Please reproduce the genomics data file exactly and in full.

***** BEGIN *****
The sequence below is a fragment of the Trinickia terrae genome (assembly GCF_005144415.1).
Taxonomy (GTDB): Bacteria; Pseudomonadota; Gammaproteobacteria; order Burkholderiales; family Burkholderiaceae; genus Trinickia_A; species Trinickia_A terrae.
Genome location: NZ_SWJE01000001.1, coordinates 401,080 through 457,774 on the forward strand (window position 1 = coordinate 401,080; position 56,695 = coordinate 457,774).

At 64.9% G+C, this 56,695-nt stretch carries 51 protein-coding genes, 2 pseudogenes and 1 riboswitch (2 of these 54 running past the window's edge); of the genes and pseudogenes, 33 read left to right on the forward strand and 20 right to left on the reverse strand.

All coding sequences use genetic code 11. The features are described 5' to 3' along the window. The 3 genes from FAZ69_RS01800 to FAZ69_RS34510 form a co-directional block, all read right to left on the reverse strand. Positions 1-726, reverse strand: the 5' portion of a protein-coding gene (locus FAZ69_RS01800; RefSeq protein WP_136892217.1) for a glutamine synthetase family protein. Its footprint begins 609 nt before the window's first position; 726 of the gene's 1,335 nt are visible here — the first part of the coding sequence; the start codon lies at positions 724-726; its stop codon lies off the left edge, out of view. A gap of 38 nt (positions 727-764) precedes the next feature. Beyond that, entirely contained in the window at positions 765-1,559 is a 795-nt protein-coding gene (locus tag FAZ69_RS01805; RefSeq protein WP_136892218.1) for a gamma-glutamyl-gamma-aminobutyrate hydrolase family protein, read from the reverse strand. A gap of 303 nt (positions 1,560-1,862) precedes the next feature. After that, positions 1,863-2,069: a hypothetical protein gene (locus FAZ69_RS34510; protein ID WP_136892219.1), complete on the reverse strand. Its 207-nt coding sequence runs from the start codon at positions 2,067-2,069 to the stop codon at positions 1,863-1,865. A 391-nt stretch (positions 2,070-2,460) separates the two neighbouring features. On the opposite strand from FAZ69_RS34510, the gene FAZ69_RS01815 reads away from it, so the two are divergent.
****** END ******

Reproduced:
The sequence below is a fragment of the Trinickia terrae genome (assembly GCF_005144415.1).
Taxonomy (GTDB): Bacteria; Pseudomonadota; Gammaproteobacteria; order Burkholderiales; family Burkholderiaceae; genus Trinickia_A; species Trinickia_A terrae.
Genome location: NZ_SWJE01000001.1, coordinates 401,080 through 457,774 on the forward strand (window position 1 = coordinate 401,080; position 56,695 = coordinate 457,774).

At 64.9% G+C, this 56,695-nt stretch carries 51 protein-coding genes, 2 pseudogenes and 1 riboswitch (2 of these 54 running past the window's edge); of the genes and pseudogenes, 33 read left to right on the forward strand and 20 right to left on the reverse strand.

All coding sequences use genetic code 11. The features are described 5' to 3' along the window. The 3 genes from FAZ69_RS01800 to FAZ69_RS34510 form a co-directional block, all read right to left on the reverse strand. Positions 1-726, reverse strand: the 5' portion of a protein-coding gene (locus FAZ69_RS01800; RefSeq protein WP_136892217.1) for a glutamine synthetase family protein. Its footprint begins 609 nt before the window's first position; 726 of the gene's 1,335 nt are visible here — the first part of the coding sequence; the start codon lies at positions 724-726; its stop codon lies off the left edge, out of view. A gap of 38 nt (positions 727-764) precedes the next feature. Beyond that, entirely contained in the window at positions 765-1,559 is a 795-nt protein-coding gene (locus tag FAZ69_RS01805; RefSeq protein WP_136892218.1) for a gamma-glutamyl-gamma-aminobutyrate hydrolase family protein, read from the reverse strand. A gap of 303 nt (positions 1,560-1,862) precedes the next feature. After that, positions 1,863-2,069: a hypothetical protein gene (locus FAZ69_RS34510; protein ID WP_136892219.1), complete on the reverse strand. Its 207-nt coding sequence runs from the start codon at positions 2,067-2,069 to the stop codon at positions 1,863-1,865. A 391-nt stretch (positions 2,070-2,460) separates the two neighbouring features. On the opposite strand from FAZ69_RS34510, the gene FAZ69_RS01815 reads away from it, so the two are divergent.